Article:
On a lesser scale, the dream showed signs of being re-kindled. Manpreet Singh Badal in Punjab gave a call for a new frm of Revolution, using the metaphor of Shaheed-e-Azam Bhagat Singh to underscore his idealism. People seemed to believe him and they flocked to him in hundreds of thousands of Punjabis. Manpreet’s PPP ( Punjab People’s Party) spoke of a system in which the common man would be the King, the VIP culture would be gone, transparent and accountable administration the top priority and above all, the gap between the rulers and the people would be completely abolished. It was the high noon of Punjab’s tryst with a new form of idealism, one which had never captured the imagination of the people of Punjab like it did under the influence of Manpreet’s oratory. Personally, sitting in the opponent camp, I never believed that Manpreet meant to live up to the dream he was sponsoring. He didn’t, and that was that as Punjab’s first experiment with a people’s revolution fell on its face, largely due to the insincerity of its heroes.
I did not think that Punjab would be ready for a similar gamble anytime soon. Yet, to my surprise, came the Aam Admi Party, basically a Delhi phenomenon. Nobody quite knew when it developed roots in Punjab. The party that did not even seem to exist walked with four seats in the 2014 Lok Sabha Elections, and almost all four belonged to a category that was somewhat different from the run of the mill politicians.
That started a political and idealistic tsunami. Kejriwal descended on Punjab and for many months, it seemed that he was ruling the dreams of all Punjabis. And perhaps, he was – till he blew it all away through sheer arrogance and a resort to tricks of the old-world politics: excessive centralization of power in his own hands, utter neglect of the backbone of his movement, the workers, horse trading, selling of tickets, pandering to the radical constituency, caste-ist cards and so on. This was a game which his opponents knew much better than him, and he was outclassed.
Even before Delhi-2017 happened, AAP had lost its sheen, rejected by the very Punjabis who were the only ones in the country to give it four seats. Punjab is where AAP dug its grave ith its own hands.
Now that even Delhi shock has been delivered and AAP would not even know what hit them, much less how to recover from the shock, it is clear that we are close to writing the obituary of a most significant experiment in Indian democracy, an experiment which was a dream – and a dream worth pursuing.
One feels so sad for the way the AAP leadership has frittered away a glorious opportunity which they had themselves created for the country. It seems that the people who got attracted to AAP showed greater faith in and sincerity towards the AAP-vision than those who had presented it as a political alternative. To me, AAP, and before this, the Manpreet Badal experiment were actually more of social phenomena and ethical upsurges than political alternatives. In both cases, the parent killed the child.
True, as someone loyal to the SAD and more particularly to Sardar Parkash Singh Badal, I was always opposed to both the PPP and AAP but the reason for that was not my opposition to what they presented but the absolute certainty I felt about the insincerity of the movers behind the idea.
And I feel extremely sad to be vindicated in this case. Even though I would always want only my own party to win, yet I cannot deny a lurking admiration for the ideals which this party originally seemed to propagate. But the AAP leadership deserves a hot place in hell for having woken up the people from a deep slumber, then presenting them with a dream which must be realised with eyes wide open, and finally ditching the dream and millions of dreamers just because one man and his coteries loved power above everything else. What were they accusing their opponents of? The traditional parties at least did not sell sacred dreams. AAP did and then sold its armies away for personal gain.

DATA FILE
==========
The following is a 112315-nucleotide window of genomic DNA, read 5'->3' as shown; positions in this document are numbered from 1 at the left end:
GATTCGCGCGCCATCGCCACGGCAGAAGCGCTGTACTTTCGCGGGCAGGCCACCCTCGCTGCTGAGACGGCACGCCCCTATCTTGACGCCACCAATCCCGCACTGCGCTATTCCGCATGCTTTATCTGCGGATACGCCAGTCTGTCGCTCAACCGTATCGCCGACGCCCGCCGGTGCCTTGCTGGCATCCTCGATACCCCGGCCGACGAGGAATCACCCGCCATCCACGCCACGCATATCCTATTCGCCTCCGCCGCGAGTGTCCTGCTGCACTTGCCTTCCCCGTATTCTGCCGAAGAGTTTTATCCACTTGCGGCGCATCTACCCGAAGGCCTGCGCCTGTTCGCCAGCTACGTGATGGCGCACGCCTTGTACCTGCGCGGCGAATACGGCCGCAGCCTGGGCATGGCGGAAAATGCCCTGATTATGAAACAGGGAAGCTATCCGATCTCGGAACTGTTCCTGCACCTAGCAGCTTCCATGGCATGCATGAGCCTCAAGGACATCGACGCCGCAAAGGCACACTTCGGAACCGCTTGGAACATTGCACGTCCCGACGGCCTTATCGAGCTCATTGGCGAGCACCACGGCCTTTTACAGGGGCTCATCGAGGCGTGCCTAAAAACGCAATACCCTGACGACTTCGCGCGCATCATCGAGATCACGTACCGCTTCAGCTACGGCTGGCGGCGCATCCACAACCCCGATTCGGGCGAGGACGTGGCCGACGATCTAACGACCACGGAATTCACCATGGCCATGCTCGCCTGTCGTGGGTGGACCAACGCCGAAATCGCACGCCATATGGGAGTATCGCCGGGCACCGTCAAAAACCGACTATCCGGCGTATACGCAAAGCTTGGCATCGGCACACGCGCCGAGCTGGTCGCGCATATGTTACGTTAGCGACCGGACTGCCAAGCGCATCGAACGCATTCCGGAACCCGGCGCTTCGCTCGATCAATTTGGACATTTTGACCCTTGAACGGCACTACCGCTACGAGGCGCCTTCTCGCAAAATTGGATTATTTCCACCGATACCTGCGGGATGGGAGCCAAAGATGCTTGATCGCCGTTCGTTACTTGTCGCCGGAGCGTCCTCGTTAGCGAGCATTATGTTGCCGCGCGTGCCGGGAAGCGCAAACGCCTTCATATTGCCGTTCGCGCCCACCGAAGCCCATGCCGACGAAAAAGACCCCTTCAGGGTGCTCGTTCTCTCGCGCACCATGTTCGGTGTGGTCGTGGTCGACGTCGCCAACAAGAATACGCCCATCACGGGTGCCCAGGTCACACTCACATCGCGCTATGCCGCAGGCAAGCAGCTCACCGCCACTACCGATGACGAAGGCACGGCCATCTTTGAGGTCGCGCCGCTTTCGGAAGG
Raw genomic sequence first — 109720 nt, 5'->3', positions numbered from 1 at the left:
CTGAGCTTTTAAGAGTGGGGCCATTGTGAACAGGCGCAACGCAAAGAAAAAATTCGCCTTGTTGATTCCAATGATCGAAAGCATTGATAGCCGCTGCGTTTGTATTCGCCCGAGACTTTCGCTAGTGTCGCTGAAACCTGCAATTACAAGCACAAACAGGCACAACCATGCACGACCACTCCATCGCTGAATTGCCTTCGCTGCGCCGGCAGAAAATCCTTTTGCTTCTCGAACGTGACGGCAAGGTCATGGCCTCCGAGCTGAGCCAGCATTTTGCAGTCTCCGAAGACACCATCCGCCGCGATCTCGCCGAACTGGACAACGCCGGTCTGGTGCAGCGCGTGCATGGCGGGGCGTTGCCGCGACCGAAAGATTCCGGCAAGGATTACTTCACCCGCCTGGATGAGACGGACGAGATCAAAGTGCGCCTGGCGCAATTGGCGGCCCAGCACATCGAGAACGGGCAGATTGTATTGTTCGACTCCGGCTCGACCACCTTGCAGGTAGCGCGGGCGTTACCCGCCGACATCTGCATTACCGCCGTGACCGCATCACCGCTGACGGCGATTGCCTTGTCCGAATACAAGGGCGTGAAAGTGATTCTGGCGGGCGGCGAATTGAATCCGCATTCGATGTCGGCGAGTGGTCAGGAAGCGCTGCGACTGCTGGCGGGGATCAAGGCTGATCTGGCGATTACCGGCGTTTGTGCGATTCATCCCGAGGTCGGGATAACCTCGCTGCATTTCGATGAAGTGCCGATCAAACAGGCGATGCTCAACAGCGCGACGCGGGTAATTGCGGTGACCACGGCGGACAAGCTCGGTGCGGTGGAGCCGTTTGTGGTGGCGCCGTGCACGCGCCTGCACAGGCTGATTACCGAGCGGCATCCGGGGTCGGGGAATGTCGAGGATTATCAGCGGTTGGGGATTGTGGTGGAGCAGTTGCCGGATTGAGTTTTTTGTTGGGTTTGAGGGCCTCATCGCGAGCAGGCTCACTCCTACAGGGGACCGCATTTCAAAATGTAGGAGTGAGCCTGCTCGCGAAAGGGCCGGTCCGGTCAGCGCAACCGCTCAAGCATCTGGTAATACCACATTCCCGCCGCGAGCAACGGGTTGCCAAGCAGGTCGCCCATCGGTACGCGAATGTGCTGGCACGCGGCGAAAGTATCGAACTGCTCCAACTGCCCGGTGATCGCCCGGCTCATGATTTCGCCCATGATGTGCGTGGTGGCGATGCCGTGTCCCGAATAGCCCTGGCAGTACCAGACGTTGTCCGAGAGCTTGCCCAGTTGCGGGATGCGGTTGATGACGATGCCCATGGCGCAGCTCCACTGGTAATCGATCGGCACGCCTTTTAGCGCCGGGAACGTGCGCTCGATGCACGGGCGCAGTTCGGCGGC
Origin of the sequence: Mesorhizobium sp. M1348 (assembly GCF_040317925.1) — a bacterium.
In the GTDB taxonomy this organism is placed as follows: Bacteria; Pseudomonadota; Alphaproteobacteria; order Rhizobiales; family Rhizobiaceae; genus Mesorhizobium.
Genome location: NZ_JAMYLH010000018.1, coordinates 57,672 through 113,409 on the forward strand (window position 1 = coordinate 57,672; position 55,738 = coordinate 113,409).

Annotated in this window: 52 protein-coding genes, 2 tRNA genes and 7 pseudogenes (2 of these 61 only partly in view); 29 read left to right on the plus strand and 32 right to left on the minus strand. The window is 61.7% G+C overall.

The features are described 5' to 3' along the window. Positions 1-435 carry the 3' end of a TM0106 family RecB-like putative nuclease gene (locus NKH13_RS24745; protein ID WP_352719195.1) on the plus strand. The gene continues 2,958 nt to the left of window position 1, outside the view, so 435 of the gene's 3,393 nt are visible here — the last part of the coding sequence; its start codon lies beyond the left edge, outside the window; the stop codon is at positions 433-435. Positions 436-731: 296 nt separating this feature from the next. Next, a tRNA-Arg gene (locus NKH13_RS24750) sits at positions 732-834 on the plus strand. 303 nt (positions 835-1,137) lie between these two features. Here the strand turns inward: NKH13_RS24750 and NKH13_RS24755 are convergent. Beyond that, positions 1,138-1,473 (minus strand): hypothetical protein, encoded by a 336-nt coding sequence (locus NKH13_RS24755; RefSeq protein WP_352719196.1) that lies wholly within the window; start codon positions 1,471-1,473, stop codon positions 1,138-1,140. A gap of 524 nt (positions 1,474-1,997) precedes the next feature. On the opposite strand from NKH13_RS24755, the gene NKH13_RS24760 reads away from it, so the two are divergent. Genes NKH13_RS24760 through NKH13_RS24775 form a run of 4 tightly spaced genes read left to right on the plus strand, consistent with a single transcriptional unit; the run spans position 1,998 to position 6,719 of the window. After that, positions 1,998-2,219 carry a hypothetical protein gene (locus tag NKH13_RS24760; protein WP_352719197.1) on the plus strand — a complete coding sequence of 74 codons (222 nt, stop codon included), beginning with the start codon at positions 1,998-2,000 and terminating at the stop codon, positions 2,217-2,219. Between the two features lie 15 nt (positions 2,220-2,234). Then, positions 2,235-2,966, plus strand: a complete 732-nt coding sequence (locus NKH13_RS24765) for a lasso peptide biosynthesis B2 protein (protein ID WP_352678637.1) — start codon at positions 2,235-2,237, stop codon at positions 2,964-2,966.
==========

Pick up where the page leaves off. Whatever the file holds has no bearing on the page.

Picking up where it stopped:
I believed and still believe that both PPP and AAP were noble ideas but unfortunately for them and even more unfortunately for the country, in both instances, it was a case of a right idea falling into wrong hands. As noble as the dream was, the motives of those selling the dream were far from noble. Therefore, from the start, the experiment was destined to crash sooner or later. That it crashed much sooner than even its opponents expected is thanks to the glorious molestation of a virgin dream by the opportunists who paraded the virgin dream in the streets just to fill their own kitties with power and a lot else.
I still mourn – sincerely mourn – the premature death of an off-spring that could have turned into a Messiah. It’s an infanticide: the offspring killed by its parent, the dream betrayed by the dreamer. There were those who wanted to market this dream for their own ends, and eventually, the dream suffered a deliberate infanticide – an abortion because the pregnancy wasn’t producing the desired gender: power.
The off-spring has been killed. Unfortunately, the acts of the promoters of the dream have set the nation back by several decades because it will take quite some time now before the people of India begin to trust someone else who comes to fight for a place of respect for the molested virgin.
We must all hail the ship that was originally the motif behind Anna’s AAP experiment. But the sad thing is that it was sunken by bad commanders. They had an excellent crew at the junior level and all the passengers wanted to reach a dream destination. But they have been sunken because of the greed and ambitiousness of the commander/s.
All said, Aam Admi Project is not dead: Aam Admi Party is. The dream is still relevant and deserves followers and needs champions.
All in all, it is a sad day for India that this dream collapsed. There will indeed be new generations keen on reviving this dream. There are millions who want this dream to succeed. But their task has been rendered extremely difficult by Kejriwal and company. And they will not be forgiven easily by the people of this country.